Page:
Support for responsive images was added to WordPress core in version 4.4 to address the use case for viewport-based image selection, where the browser requests the image size that best fits the layout for its particular viewport.
Images that are inserted within the text of a post automatically get the responsive treatment, while images that are handled by the theme or plugins — like featured images and image galleries — can be coded by developers using the new responsive image functions and filters. With a few additions, WordPress websites can accommodate another responsive image use case known as art direction. Art direction gives us the ability to design with images whose crop or composition changes at certain breakpoints.
We all love a good wallpaper to polish up our desktops. So to provide you with fresh artwork on a regular basis, we embarked on our desktop wallpapers mission eight years ago. Each month we challenge you, the design community, to get your creative juices flowing and produce some inspirational and unique desktop wallpapers.
And, well, also this time designers and artists from across the globe challenged their artistic abilities and contributed their designs for September. The result is a collection of desktop wallpapers that are a little more distinctive than the usual crowd. All of them come in versions with and without a calendar and are free to download. A big thank-you to everyone who shared their artwork! Now, which one will make it to your desktop?
Prototyping is essential to help your team create the best product possible. It’s a chance to experiment with ideas and turn them into something tangible that you can test and build upon. When you fail with your prototype, you land softly — there’s always the chance to iterate and improve.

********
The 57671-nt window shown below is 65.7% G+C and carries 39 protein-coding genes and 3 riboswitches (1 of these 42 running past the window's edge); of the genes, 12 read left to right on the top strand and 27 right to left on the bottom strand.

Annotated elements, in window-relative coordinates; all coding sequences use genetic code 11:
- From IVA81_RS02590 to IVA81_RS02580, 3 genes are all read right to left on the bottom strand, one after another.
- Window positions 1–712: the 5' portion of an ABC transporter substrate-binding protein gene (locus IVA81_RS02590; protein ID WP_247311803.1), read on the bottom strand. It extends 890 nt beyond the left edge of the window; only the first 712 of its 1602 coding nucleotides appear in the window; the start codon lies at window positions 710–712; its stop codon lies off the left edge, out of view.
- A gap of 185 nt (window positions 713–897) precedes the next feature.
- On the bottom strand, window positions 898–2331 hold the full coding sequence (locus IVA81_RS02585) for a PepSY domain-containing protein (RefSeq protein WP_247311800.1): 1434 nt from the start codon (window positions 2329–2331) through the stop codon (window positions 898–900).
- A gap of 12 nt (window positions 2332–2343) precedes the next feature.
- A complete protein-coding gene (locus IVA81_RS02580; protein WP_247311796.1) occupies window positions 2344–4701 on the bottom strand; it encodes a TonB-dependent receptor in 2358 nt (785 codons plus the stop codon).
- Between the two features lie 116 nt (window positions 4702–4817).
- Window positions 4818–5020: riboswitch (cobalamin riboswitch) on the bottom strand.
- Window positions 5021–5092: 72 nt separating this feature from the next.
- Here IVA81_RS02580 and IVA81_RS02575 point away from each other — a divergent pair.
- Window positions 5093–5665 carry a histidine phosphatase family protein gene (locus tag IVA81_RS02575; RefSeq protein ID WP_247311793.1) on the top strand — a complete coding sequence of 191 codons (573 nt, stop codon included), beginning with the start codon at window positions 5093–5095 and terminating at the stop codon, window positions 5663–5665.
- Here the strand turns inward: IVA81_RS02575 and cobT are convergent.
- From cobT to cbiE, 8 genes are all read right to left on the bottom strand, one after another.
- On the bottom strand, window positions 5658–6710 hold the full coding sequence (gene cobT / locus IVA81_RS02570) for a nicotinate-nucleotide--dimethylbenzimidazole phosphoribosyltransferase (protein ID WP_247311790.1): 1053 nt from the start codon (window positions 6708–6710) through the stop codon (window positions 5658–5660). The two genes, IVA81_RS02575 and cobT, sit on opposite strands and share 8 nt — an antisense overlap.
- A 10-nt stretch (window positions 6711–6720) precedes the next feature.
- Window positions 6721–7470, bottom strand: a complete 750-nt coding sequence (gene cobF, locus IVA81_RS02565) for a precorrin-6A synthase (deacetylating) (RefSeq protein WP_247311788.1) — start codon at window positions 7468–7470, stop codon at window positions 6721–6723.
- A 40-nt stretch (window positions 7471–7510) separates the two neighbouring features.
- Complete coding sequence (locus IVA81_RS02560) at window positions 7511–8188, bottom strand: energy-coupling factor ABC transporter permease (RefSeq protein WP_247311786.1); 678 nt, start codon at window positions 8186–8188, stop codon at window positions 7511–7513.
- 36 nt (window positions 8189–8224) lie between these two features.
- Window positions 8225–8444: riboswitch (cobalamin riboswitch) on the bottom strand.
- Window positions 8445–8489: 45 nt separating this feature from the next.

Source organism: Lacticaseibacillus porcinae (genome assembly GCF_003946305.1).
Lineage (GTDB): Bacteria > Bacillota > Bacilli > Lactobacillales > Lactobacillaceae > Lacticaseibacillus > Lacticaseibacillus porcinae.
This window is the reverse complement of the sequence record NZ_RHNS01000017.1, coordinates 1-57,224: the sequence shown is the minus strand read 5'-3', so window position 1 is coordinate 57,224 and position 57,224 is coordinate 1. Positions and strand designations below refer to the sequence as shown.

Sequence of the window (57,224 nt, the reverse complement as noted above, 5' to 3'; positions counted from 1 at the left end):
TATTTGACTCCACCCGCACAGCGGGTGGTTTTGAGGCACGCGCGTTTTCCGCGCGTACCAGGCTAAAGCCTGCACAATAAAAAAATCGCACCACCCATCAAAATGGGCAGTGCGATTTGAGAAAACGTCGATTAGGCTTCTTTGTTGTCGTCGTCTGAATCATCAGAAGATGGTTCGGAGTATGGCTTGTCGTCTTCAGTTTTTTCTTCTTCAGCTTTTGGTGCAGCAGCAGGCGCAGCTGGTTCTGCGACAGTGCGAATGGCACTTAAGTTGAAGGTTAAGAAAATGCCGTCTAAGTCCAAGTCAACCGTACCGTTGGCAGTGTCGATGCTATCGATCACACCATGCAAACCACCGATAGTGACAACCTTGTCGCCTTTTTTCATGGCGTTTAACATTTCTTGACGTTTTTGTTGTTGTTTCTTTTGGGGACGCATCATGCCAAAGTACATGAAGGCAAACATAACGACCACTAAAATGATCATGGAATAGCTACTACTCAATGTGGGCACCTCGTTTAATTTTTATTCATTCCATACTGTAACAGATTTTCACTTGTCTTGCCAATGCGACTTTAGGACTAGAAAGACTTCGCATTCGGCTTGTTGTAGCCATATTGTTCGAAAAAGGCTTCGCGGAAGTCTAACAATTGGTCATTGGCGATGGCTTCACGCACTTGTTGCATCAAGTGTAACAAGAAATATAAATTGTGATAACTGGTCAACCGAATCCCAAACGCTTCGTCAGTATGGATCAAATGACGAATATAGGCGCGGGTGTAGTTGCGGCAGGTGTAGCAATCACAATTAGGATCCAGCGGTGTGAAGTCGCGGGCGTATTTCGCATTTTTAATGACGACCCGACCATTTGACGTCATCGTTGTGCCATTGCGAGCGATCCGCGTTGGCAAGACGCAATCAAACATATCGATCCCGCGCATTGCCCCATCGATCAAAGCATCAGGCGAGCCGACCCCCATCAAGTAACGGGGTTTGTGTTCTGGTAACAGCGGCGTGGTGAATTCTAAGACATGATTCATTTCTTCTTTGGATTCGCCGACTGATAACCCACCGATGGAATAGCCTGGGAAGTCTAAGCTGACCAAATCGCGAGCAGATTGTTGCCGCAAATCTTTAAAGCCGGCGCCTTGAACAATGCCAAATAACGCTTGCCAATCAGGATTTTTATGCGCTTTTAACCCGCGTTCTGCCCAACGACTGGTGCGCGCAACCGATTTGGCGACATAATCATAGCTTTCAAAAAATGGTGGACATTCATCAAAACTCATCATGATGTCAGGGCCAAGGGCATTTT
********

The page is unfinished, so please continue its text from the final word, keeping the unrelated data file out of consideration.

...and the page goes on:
The team behind Adobe’s new prototyping tool Experience Design (Adobe XD) uses prototyping as a method to test new features before they make it into the program. Being a product manager on the Adobe XD team, I'll share some insights into how the team uses prototyping to build and improve Adobe XD, and make prototyping more efficient for designers.
Designers, developers and managers often work with compressed timeframes and multiple projects simultaneously. A team must be able to respond quickly to feedback on their product from clients, project managers and developers. Each minor revision in the UI or UX needs to be reflected in the documentation, so that designers and developers always have the latest information.
A style guide ensures that your project doesn’t encounter serious problems when you implement the initial design. Making sure that all specifications are accurate to their designs is critical, because an inaccurate specification means that developers will have to either rely on guesswork when building the app or go to the design source to get answers to their questions.
Have you ever opened a website, started reading and, after some time had passed and all assets had finished loading, you found that you’ve lost your scroll position? I undergo this every day, especially when surfing on my mobile device on a slow connection — a frustrating and distracting experience.
Every time the browser has to recalculate the positions and geometries of elements in the document, a reflow happens. This happens when new DOM elements are added to the page, images load or dimensions of elements change. In this article, we will share techniques to minimize this content shifting.
There is UI animation, and then there is good UI animation. Good animation makes you go “Wow!” — it’s smooth, beautiful and, most of all, natural, not blocky, rigid or robotic. If you frequent Dribbble or UpLabs, you’ll know what I am talking about.